John Crane 10 February 2018 - 10:57

Dear Danyelle,

The question is too ambiguous. The question of whether it is "necessary" is too subjective. A better question is whether neuromarketing can accurately predict human buying behaviour - or something like this. The ethics of neuromarketing could be discussed as part of an evaluation, but should not be the focus of the paper.

Danyelle Cawood 11 February 2018 - 00:30

Thanks very much John

Andrew Martasian 24 April 2018 - 23:13

Hi John, I was wondering about the following question: To what extent is virtual reality therapy effective at treating PTSD in war veterans?
My concern was that the question asked about virtual reality treatments, which might be too new to have a body of research on. On the other hand, my student was very interested in the subject and was able to use a database to locate several pages of search results connected to this topic.

John Crane 25 April 2018 - 13:49

Dear Andrew

I would let the student try it. There is more and more research on virtual reality treatment, the question is whether your student will have access to it based on what types of databases and materials are available to him/her.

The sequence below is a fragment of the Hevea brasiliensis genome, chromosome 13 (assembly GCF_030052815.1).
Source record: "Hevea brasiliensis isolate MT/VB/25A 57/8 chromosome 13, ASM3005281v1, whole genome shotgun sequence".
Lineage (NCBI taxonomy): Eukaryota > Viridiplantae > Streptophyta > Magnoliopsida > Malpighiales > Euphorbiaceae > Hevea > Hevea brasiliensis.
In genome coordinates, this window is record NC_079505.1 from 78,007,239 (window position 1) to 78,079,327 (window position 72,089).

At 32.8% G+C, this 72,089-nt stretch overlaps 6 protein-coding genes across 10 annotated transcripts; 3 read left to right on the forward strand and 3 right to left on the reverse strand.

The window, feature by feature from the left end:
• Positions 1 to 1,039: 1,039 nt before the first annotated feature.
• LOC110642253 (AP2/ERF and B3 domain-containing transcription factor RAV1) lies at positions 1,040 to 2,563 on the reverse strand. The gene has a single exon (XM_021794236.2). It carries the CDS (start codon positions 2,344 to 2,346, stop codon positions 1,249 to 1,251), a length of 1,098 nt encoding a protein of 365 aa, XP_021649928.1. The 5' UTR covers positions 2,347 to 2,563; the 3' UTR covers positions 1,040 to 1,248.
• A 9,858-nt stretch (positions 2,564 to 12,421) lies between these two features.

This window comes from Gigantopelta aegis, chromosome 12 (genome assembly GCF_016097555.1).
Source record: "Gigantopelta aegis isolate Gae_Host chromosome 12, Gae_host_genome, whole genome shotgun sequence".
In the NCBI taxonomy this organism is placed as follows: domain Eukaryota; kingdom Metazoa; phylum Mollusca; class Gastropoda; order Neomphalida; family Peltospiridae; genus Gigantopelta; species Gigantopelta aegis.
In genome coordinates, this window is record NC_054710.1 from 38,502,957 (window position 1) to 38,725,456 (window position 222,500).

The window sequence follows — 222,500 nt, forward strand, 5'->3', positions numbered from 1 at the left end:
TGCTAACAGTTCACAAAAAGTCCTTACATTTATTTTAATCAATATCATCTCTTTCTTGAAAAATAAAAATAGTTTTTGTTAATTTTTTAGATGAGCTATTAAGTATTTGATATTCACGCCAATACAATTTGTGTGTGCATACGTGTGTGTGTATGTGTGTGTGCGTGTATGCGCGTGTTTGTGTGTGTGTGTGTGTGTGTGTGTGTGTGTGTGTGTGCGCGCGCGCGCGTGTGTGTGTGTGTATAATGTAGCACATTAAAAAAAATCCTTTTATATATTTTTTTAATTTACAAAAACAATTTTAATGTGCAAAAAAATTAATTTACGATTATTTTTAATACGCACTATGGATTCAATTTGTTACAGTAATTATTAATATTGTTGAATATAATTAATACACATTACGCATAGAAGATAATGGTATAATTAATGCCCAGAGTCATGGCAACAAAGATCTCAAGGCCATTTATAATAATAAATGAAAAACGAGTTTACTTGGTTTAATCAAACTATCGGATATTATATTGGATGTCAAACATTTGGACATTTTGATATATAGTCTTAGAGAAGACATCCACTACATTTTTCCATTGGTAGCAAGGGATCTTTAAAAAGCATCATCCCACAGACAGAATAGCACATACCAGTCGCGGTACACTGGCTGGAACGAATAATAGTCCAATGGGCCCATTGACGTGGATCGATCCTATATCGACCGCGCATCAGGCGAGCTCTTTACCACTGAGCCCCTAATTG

Andrew Martasian 25 April 2018 - 15:46

Thanks John, it sounds like a very interesting topic and we do have access to a few databases, so the research should not be an issue. Thanks for the help!

Ginelle Stutt 26 April 2018 - 14:15

Hi John,
Hope all is well with you :) I have a student who is very interested in researching into the role of mental health (depression) in school shootings. After reading through EE questions in this site's resources, I'm wondering if 'To what extent does mental health play a role in American school shootings' is a viable topic?

John Crane 27 April 2018 - 15:21

Dear Ginelle

I think that this may work, but it will depend on if she can find enough research to support the question. It may be difficult to find out if there is a direct link and the research will be correlational in nature. I would have her (or him) start to investigate the question to see if there are enough resources. It may also mean that she finds something more specific to focus on through her research. The question, however, is fine.

Ginelle Stutt 30 April 2018 - 07:57

Thanks John,

Neela Singh 24 May 2018 - 09:07

Hi John,
I have a student who really is interested in how authorities use compliance techniques to achieve genocides. I'm a bit worried that this could end up sounding more like a history essay with not much empiricism to back it up. Do you think that this topic could be workable into a viable EE?

Thanks much :)

John Crane 25 May 2018 - 05:10

Dear Neela

Totally agree. There has to be research for this. It sounds like a question that will lead to speculative claims. I would strongly discourage it. We have many such extended essays that have failed in the past.